Die Hard with a Vengeance
Part of a series on the films of Jeremy Irons
It’ the mid-90s, and Jeremy Irons is at the height of his career. He recently won an oscar for best actor, and in 1994-1995 he starred in two of his biggest films of his career, one as Scar in The Lion King, the other as Simon Gruber in Die Hard with a Vengeance.
Die Hard with a Vengeance (hearby referred to as Die Hard 3) is the ultimate amalgam of 90s action film clichés. The plot is quite convoluted, as suspended officer John McClane (Bruce Willis) is forced to run around New York City completely tasking to avoid a mad bomber on the loose. Of course, this hysteria merely hides the grand robbery Simon Gruber (Jeremy Irons) performs under the NYPD’s noses.
When I say this film has it all in terms of 90s action clichés, I am not exaggerating. McClane gets a sidekick named Zeus (Samuel L. Jackson) to cash in on the Lethal Weapon formula of white guy+black guy buddy cop vibe. Zeus himself resembles Furious Styles, the character Lawrence Fishburne plays in Boyz in the Hood (1991), with his emphasis on respectability politics and aversion to white intrusion into the Harlem community. (In fact, Fishburne was originally offered the role of Zeus, but declined.) This enables the film to have banter about racial politics, clearly informed by the 90s multiculturalism, but also hostility. The pair, when not bogged down by the mind-boggling plot, bicker about race vaporously, as the film tries to add urban colour to the film. (McClane even pulls the reverse racism card in one pointless conversation.) The film’s insistence on these conversations prove fruitless, and are soon dropped for Zeus’ encouragement for McClane to rekindle his bond with his estranged wife.
The film is a retread of the first, so this sequel finds it must yet again tear apart McClane and his wife. In fact, McClane has regressed so far in this film to be a bumbling, loathsome, alcoholic, abrasive man. McClane no longer has the wit or charm of the first film. Instead, he is just brute aggressiveness, in stark contrast to our intellectual villain. Our villain too is a retread, the brother of the first villain also pulling off a heist caper. But Die Hard 3 suffers from sequel inflation, where the heist plot becomes bigger and more complicated to avoid seeming like a repeat of the first film.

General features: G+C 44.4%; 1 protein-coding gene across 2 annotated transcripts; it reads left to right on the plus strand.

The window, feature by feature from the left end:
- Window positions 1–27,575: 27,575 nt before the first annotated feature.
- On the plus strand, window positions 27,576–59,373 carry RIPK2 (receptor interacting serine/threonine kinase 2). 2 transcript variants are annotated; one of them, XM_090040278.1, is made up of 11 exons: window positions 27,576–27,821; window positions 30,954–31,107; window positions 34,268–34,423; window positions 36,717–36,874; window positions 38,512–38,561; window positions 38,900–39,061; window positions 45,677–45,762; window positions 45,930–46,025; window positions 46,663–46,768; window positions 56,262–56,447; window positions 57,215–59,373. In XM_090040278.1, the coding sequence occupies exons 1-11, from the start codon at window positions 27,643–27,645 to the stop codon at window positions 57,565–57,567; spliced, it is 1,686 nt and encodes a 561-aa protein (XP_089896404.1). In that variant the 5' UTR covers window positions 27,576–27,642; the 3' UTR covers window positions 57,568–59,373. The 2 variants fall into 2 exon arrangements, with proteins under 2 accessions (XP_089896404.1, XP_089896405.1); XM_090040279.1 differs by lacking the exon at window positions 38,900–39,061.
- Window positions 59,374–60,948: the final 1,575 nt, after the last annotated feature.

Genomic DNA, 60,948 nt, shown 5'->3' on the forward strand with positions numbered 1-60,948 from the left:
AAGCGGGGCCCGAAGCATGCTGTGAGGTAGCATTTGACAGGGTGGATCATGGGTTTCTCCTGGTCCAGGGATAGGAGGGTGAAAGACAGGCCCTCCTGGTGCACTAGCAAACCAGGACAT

Die Hard 3 still hits a lot of the same beats as Die Hard, inducing the vault break in scene to a particular music motif. Whereas the first film masterfully uses Beethoven’s “Ode to Joy” quietly to foreshadow the vault break in, then blasts the piece as the villain celebrate their success later in the film, Die Hard 3 has one extended sequence of the vault break in to the tune of “The Ants Go Marching In”. This use of musical motif loses its potency, particularly when it’s played after the film’s slapdash ending, and the bank vault scene isn’t as fun because of its lengthy pace and lack of buildup. Die Hard 3 is a cleverly disguised retread of the first film, with enough differences (bomb threats, NYC locations, sidekicks) to mask its repetitiveness at first glance.
Now it’s time to discuss our villains, a cadre of the worst of the worst in 1990s parlance, another manifestation of sequel inflation. Commies! Iranians! Psychopaths! Germans who might be Nazis! We don’t see much of these people and their villainy, but we are told by the film that they are indeed quite evil. Instead, we see Simon Gruber in all his cheeky wonderfulness. Like his brother, offed in the first film, Simon is a sophisticated criminal concerned with high finance. Unfortunately, Irons’ presence is relegated to the phone for the first half of the film, spouting ridiculous riddles that are at first hilarious. But when he does finally appear, oh what joy he brings. Right around the 50 minute mark is the high point of the film, a hilarious scene where Irons, a British man, plays a German pretending to be American, conning the NYPD into his scheme.
While Simon is coded gay through most of the movie, wearing purple and receives gay insults, the film ends with him almost bedding his psychopathic female underling. Yet again, Irons plays European perversity, making this film not quite so different from his filmography after all.
It’s quite apparent that 90s nostalgia is at its peak right now, and perhaps for good reason. With both Donald Trump and Hilary Clinton jokes, Die Hard 3 shows that everything old is new again. Perhaps now is the time for the film’s revival.